USG addresses sexual assault on the Row

Photo of a computer with USG meeting. Slide states USG's "Our Demands" regarding Sigma Nu and Frat Row protests.
The Undergraduate Student Government will release a full statement and details of its demands regarding recent reports of sexual assault on the Row in an email Wednesday. (Honour Fottrell | Daily Trojan)

Content warning: This article contains references to sexual assault, drugging and violence.

The Undergraduate Student Government discussed their demands following the Sigma Nu sexual assault incidents and plans to improve the Office of Student Accessibility Services in the senate meeting Tuesday. 

Vice president Lucy Warren and chief of staff Max Gomez presented an initial list of demands for USC following multiple days of protests after seven reported instances of sexual assault and drugging at the Sigma Nu Fraternity house.

Demands included removing the members and Interfraternity Council chapters involved in incidents of sexual assault and drugging, implementing reforms and University oversight for Greek life spaces, providing drug testing strips to students and overhauling the systems available for students to report sexual assaults and crimes. 

“It’s very heartening to see students turning out to support survivors in this moment, and USG has been trying to coordinate a response with a lot of different partners on campus and student organizations and advocacy groups,” Gomez said. 

Overhauls to student reporting would involve creating a centralized form available through student organizations and University platforms, Warren said.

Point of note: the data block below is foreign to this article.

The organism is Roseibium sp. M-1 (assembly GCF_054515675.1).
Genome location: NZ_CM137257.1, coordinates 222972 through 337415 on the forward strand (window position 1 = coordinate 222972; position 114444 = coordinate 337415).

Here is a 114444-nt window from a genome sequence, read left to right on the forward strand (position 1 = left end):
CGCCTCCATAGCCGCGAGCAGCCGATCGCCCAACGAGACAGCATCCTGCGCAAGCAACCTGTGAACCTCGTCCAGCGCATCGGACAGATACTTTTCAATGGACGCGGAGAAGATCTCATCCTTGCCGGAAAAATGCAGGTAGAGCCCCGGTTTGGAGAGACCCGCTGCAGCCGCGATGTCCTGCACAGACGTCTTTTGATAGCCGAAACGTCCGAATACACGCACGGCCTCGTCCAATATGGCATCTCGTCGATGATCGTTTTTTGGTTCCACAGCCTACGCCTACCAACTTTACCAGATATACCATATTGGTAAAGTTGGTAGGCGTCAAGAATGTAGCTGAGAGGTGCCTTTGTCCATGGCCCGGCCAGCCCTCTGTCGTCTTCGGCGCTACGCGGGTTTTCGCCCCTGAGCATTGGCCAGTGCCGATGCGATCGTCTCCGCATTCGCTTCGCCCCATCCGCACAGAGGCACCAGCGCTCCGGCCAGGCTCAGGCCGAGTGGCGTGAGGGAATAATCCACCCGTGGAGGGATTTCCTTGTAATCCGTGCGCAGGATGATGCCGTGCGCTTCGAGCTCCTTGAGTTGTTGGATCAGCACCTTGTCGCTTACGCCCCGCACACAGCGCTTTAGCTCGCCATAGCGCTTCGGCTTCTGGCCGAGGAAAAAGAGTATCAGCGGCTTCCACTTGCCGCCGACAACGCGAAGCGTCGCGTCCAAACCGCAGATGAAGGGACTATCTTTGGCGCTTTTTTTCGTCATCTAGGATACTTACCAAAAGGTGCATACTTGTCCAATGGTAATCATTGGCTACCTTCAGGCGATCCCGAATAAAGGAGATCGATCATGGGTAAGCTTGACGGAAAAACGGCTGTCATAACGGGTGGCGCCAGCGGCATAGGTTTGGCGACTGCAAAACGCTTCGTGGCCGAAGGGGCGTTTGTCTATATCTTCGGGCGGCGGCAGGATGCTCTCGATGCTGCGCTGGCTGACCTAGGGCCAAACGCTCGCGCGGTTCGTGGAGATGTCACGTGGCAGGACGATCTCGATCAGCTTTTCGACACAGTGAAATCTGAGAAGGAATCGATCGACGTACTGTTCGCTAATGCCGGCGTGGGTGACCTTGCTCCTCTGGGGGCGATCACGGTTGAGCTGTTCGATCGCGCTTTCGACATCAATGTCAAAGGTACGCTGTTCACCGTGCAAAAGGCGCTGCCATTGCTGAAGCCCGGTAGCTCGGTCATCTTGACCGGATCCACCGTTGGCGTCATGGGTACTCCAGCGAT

In an interview with the Daily Trojan, Warren said one of the elements of the reform is to assign mandated reporters within student organizations.

“There are campus leaders who are not paid workers, such as [resident assistants], that are mandated reporters, and they go through the proper training on what [the] mechanisms are to report and how to teach other students to utilize those,” Warren said. “We would love to see that happen even on the executive boards of IFC, [the Panhellenic Council], other Greek organizations.”

According to Warren, the testing strip program, in collaboration with Trojan Awareness Combating Overdose, would also mandate tests that can detect roofies at registered social events and provide training on utilizing them.

“Ideally, we would partner with TACO to make their training program as accessible as possible to students,” Warren said. “We’re hoping to bring awareness to their training across campus as well.”

Speaker of the senate Ruben Romeo next presented a project to improve OSAS through additional resources and expanded student literacy of the services available.  

The advocacy project calls for the University to increase funding and support for the office, said Romeo in an interview with the Daily Trojan.

“I noticed with the OSAS office that they seem to be particularly under budgeted and understaffed,” Romeo said. “I think OSAS is spread sparsely thin.” 

The project also seeks to raise awareness of the office’s services, particularly by embedding relevant information in freshman orientation programs. 

“I don’t think even students know that you can go to OSAS for mental health conditions as well,” Romeo said. “Students I’ve heard around me have gone through their semester just pushing through their mental health, when they’re actively seeing clinicians, for example, with real conditions that they could get accommodated for.”

During the meeting’s brief discussion period, senator Hunter Hinson detailed a report that revealed nearly one in three women undergraduates said they were assaulted on campus, a number which has doubled since the report’s initial survey in 2015. According to data gathered by the Association of American Universities in 2019, USC’s reported numbers are higher than the national average.  

“That’s very shocking considering 2015 was the last time that there were a lot of big calls for reform to Greek life due to issues with sexual assault,” Hinson said. “I recommend people to read more from that report regarding that situation.” 

The Undergraduate Student Government will release full details of its demands in an email Wednesday.